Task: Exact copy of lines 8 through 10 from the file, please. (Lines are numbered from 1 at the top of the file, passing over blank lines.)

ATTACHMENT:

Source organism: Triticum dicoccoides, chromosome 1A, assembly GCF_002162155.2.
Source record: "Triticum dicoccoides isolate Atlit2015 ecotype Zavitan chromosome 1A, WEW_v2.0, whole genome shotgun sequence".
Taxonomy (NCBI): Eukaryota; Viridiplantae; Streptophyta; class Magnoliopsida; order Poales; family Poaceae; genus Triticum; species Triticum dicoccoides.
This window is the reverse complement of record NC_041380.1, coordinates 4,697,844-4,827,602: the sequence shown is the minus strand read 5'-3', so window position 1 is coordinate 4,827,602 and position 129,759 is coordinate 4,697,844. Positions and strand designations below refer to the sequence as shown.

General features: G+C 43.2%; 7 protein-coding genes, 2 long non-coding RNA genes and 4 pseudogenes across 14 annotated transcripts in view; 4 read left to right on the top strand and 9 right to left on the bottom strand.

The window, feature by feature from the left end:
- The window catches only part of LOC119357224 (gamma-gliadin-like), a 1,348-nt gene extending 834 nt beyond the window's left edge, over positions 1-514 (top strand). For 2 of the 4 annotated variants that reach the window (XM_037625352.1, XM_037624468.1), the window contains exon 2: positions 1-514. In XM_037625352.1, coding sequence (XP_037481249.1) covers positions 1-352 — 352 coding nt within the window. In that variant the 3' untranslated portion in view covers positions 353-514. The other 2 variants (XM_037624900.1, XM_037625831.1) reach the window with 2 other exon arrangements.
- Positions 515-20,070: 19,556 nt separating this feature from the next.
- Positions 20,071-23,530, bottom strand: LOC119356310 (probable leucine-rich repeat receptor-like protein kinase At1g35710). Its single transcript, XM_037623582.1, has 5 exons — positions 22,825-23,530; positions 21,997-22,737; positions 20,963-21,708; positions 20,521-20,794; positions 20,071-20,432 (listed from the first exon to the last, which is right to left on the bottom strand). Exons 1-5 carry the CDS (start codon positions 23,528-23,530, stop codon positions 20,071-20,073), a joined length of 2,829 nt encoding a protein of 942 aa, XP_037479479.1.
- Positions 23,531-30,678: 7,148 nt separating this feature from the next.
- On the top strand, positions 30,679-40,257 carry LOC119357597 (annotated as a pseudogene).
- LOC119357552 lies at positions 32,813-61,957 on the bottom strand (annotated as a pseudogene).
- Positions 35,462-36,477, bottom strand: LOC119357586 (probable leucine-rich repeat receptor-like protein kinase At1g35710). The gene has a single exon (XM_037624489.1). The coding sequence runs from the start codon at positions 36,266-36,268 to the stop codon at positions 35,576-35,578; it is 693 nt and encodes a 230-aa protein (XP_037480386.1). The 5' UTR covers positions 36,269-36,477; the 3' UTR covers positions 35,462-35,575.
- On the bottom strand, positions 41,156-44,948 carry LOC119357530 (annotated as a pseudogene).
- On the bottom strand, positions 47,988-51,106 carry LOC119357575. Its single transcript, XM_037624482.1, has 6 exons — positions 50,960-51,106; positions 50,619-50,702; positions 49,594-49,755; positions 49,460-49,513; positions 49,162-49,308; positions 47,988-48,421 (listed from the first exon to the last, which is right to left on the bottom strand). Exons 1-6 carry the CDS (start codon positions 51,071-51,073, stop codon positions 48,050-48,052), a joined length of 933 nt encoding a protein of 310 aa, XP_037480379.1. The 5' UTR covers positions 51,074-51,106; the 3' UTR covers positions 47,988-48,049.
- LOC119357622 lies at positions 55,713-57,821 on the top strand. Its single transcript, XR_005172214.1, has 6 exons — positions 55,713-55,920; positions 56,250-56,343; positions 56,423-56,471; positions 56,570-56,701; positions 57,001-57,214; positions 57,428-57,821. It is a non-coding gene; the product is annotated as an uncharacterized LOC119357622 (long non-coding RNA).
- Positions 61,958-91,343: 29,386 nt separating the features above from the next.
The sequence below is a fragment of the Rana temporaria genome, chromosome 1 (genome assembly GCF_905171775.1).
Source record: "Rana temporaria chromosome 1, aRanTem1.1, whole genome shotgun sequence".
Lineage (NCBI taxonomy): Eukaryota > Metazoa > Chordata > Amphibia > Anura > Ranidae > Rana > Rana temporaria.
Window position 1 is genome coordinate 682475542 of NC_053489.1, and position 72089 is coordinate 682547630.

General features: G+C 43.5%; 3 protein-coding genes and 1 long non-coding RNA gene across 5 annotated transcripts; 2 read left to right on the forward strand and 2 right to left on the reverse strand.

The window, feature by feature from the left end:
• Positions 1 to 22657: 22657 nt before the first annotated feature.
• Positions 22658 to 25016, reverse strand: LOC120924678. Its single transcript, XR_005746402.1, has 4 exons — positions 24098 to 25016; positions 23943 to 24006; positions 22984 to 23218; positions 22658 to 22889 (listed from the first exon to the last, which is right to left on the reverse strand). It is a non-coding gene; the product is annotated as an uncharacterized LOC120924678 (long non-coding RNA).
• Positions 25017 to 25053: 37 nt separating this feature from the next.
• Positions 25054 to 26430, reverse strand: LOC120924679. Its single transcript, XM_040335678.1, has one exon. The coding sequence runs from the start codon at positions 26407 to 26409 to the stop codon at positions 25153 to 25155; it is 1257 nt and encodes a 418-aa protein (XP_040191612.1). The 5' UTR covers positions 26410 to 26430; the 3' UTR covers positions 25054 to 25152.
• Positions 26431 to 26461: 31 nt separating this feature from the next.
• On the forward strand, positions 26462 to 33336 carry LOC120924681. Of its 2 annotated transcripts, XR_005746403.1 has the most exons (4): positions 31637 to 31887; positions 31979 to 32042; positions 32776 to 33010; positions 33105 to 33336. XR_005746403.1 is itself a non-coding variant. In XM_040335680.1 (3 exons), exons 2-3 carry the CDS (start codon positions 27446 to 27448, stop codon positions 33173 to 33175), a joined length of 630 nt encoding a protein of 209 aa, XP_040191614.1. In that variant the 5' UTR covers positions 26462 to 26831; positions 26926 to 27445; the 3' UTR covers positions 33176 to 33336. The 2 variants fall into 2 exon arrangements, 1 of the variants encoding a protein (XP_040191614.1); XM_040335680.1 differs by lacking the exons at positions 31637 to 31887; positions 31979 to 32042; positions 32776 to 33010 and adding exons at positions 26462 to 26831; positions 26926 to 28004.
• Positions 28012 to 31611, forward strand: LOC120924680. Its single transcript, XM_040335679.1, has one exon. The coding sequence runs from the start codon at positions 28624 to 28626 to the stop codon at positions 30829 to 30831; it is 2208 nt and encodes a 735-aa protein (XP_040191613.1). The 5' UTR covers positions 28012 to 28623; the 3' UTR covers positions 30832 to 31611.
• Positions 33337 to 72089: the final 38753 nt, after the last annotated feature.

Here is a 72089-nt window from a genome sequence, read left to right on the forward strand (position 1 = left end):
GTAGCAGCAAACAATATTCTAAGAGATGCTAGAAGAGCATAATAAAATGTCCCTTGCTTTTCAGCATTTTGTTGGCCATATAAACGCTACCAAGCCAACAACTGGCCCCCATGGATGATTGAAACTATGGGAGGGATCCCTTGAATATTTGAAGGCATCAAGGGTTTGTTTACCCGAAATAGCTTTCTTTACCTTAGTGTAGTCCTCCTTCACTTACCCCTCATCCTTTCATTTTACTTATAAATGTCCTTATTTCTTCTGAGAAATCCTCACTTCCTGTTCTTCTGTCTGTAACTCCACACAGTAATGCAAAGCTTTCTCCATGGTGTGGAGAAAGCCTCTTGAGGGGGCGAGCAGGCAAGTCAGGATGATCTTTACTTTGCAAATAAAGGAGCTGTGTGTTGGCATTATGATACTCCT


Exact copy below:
- Positions 515-20,070: 19,556 nt separating this feature from the next.
- Positions 20,071-23,530, bottom strand: LOC119356310 (probable leucine-rich repeat receptor-like protein kinase At1g35710). Its single transcript, XM_037623582.1, has 5 exons — positions 22,825-23,530; positions 21,997-22,737; positions 20,963-21,708; positions 20,521-20,794; positions 20,071-20,432 (listed from the first exon to the last, which is right to left on the bottom strand). Exons 1-5 carry the CDS (start codon positions 23,528-23,530, stop codon positions 20,071-20,073), a joined length of 2,829 nt encoding a protein of 942 aa, XP_037479479.1.
- Positions 23,531-30,678: 7,148 nt separating this feature from the next.